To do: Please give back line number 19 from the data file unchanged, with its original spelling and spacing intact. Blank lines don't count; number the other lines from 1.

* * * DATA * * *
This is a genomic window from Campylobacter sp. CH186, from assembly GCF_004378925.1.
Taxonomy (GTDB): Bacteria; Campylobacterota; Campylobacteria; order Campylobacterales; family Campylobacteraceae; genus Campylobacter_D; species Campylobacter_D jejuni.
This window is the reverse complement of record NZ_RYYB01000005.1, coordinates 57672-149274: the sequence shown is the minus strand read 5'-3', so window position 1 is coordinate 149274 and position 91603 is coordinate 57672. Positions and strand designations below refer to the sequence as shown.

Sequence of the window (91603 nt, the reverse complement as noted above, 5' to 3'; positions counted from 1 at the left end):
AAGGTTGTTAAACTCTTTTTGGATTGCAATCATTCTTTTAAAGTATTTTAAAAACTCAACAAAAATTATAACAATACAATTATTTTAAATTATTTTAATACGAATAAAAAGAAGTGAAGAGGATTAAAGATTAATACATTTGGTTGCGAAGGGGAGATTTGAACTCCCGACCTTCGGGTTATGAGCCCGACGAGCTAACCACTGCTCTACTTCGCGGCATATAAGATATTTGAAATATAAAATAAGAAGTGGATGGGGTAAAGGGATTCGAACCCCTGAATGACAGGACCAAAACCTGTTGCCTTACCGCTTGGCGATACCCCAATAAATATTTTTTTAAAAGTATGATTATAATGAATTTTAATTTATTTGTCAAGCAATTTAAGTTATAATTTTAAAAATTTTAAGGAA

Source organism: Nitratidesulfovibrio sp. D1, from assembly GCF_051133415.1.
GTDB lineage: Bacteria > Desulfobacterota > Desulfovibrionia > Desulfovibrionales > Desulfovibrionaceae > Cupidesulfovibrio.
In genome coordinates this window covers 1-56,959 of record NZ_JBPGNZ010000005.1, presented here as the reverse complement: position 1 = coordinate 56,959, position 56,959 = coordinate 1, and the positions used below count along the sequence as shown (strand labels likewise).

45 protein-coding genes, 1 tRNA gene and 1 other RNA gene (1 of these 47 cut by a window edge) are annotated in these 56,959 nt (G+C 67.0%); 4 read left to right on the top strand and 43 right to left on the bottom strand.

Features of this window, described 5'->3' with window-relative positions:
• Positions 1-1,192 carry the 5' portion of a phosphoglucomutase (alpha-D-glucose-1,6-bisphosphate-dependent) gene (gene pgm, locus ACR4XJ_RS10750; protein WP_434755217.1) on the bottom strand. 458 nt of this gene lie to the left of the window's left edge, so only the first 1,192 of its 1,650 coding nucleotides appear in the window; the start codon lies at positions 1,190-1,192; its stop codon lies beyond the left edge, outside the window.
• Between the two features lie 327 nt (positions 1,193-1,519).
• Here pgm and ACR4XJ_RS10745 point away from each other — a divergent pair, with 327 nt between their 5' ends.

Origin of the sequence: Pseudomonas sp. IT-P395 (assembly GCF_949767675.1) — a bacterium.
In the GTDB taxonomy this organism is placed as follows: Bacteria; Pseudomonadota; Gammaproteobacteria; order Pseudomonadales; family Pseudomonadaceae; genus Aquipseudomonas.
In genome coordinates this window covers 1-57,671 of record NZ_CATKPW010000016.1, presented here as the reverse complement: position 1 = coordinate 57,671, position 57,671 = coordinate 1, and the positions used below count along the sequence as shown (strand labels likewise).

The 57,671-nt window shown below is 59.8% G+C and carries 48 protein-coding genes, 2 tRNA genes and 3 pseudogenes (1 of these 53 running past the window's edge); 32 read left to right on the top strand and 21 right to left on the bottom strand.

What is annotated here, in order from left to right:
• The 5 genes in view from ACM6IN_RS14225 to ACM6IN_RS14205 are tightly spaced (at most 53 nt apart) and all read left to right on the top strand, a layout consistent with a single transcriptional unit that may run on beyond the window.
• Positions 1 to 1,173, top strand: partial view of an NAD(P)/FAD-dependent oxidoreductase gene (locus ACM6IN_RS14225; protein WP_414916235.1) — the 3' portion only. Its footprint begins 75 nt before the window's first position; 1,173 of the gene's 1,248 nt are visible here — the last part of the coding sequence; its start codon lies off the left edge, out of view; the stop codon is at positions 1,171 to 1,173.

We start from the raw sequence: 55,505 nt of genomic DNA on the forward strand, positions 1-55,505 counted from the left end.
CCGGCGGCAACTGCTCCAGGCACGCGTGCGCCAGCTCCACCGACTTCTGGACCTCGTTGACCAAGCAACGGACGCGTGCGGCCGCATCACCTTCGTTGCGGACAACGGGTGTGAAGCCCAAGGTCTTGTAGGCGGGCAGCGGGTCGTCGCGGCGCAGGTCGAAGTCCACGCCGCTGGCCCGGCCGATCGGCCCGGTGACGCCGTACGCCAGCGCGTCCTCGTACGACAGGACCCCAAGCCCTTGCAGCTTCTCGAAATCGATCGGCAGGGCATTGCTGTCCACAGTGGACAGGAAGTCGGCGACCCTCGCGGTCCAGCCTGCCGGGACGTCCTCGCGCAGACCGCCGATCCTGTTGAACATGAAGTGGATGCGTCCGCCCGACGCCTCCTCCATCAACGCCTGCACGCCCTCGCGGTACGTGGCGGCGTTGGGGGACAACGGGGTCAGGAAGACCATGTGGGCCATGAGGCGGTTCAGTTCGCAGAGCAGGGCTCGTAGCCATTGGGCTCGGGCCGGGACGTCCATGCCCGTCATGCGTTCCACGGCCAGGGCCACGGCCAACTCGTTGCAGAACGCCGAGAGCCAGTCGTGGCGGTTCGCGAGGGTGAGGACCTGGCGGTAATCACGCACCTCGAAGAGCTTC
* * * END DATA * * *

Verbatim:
• The 5 genes in view from ACM6IN_RS14225 to ACM6IN_RS14205 are tightly spaced (at most 53 nt apart) and all read left to right on the top strand, a layout consistent with a single transcriptional unit that may run on beyond the window.